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Headless Skeleton Unearthed in Jamestown May Belong To America’s First Governor

Posted by Jean-Yves on Aug 2, 2018

Established in 1607, Jamestown was the first permanent British colony in America. But it nearly didn’t survive. The fact it did, is due in large part to Sir George Yeardley, a military man, social reformer – and one of the first English slaveholders in the colonies. Archaeologists now think they’ve discovered his remains.

Barely 60 people survived the winter of 1609 at Jamestown. Hundreds had died of starvation or were picked off by Powhatan Indians if they ventured beyond the walls of the settlement. By the time relief arrived in 1610, conditions were so dire that some of the settlers had resorted to cannibalism. Sir Thomas Gates, who headed the first rescue mission, was so appalled by the suffering he decided to evacuate the colony and head for Newfoundland where he hoped to find passage back to England.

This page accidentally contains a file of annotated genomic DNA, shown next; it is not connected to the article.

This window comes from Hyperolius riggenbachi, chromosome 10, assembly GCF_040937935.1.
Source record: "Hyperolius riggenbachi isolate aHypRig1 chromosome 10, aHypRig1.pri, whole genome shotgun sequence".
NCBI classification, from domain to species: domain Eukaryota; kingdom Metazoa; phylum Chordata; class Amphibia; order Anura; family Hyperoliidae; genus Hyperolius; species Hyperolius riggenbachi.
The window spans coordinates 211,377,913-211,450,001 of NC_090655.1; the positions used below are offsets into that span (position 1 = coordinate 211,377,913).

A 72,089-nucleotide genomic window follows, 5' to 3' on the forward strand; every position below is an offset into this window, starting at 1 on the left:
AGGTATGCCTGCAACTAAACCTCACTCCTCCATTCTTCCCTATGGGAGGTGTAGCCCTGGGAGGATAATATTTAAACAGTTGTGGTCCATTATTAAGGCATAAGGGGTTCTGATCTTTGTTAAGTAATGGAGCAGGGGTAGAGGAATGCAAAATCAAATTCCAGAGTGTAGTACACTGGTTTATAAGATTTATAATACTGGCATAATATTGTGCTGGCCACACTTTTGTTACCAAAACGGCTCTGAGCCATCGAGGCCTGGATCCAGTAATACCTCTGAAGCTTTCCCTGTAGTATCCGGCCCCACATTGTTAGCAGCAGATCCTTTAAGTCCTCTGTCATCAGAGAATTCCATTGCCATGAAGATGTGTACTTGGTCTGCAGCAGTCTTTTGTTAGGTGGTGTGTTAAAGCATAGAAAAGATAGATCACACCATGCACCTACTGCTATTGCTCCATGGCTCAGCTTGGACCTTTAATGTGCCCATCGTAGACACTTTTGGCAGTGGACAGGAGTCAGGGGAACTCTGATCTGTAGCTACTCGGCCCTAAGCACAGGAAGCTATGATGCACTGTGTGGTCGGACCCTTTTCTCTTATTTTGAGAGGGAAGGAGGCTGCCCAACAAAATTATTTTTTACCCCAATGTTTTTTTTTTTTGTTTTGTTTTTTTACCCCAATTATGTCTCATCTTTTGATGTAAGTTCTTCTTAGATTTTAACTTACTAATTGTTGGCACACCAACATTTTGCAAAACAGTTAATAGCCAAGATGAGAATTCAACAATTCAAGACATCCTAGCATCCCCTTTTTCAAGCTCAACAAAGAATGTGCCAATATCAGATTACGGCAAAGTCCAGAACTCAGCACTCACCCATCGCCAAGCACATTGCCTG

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4 comments Previous comments

It is always interesting to read American History, can you also include the French in Acadia, New England and Louisiana.
That interests me also!

And I thought that Pedro Menéndez de Avilés in 1565 was the first governor of La Florida and he followed by a series of governors. But there were governors in New Mexico, Santa Fe was founded in 1607 by Pedro de Peralta, who was the second governor in New Mexico. These two settlements have had a continuous occupation to this day.

I would suggest the heading be redone to call Mr. Yeardley the “First English Governor in America.”

The English had sent Francis Drake to pirate raid St. Augustine years before Jamestown was established.

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